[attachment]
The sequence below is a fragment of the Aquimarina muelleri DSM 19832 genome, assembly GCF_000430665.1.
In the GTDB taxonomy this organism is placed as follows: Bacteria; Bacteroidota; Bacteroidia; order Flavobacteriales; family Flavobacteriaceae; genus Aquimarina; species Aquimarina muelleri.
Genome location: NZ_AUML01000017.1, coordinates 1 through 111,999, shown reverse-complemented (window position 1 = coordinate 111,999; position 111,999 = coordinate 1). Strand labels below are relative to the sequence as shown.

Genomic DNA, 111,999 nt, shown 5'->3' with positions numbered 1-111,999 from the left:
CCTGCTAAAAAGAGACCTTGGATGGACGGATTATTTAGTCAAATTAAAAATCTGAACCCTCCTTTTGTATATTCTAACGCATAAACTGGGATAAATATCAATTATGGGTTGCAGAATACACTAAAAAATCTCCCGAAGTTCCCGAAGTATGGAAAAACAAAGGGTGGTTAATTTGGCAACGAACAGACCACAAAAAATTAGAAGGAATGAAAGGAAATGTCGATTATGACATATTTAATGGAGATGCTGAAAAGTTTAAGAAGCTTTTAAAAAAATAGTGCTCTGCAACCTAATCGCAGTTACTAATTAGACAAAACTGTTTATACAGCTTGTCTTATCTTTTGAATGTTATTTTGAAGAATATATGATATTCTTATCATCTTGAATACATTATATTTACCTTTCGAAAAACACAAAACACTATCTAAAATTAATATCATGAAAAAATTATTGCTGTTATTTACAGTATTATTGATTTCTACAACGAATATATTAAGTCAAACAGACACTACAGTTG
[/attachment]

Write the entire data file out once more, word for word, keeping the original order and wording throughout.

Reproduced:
The sequence below is a fragment of the Aquimarina muelleri DSM 19832 genome, assembly GCF_000430665.1.
In the GTDB taxonomy this organism is placed as follows: Bacteria; Bacteroidota; Bacteroidia; order Flavobacteriales; family Flavobacteriaceae; genus Aquimarina; species Aquimarina muelleri.
Genome location: NZ_AUML01000017.1, coordinates 1 through 111,999, shown reverse-complemented (window position 1 = coordinate 111,999; position 111,999 = coordinate 1). Strand labels below are relative to the sequence as shown.

Genomic DNA, 111,999 nt, shown 5'->3' with positions numbered 1-111,999 from the left:
CCTGCTAAAAAGAGACCTTGGATGGACGGATTATTTAGTCAAATTAAAAATCTGAACCCTCCTTTTGTATATTCTAACGCATAAACTGGGATAAATATCAATTATGGGTTGCAGAATACACTAAAAAATCTCCCGAAGTTCCCGAAGTATGGAAAAACAAAGGGTGGTTAATTTGGCAACGAACAGACCACAAAAAATTAGAAGGAATGAAAGGAAATGTCGATTATGACATATTTAATGGAGATGCTGAAAAGTTTAAGAAGCTTTTAAAAAAATAGTGCTCTGCAACCTAATCGCAGTTACTAATTAGACAAAACTGTTTATACAGCTTGTCTTATCTTTTGAATGTTATTTTGAAGAATATATGATATTCTTATCATCTTGAATACATTATATTTACCTTTCGAAAAACACAAAACACTATCTAAAATTAATATCATGAAAAAATTATTGCTGTTATTTACAGTATTATTGATTTCTACAACGAATATATTAAGTCAAACAGACACTACAGTTG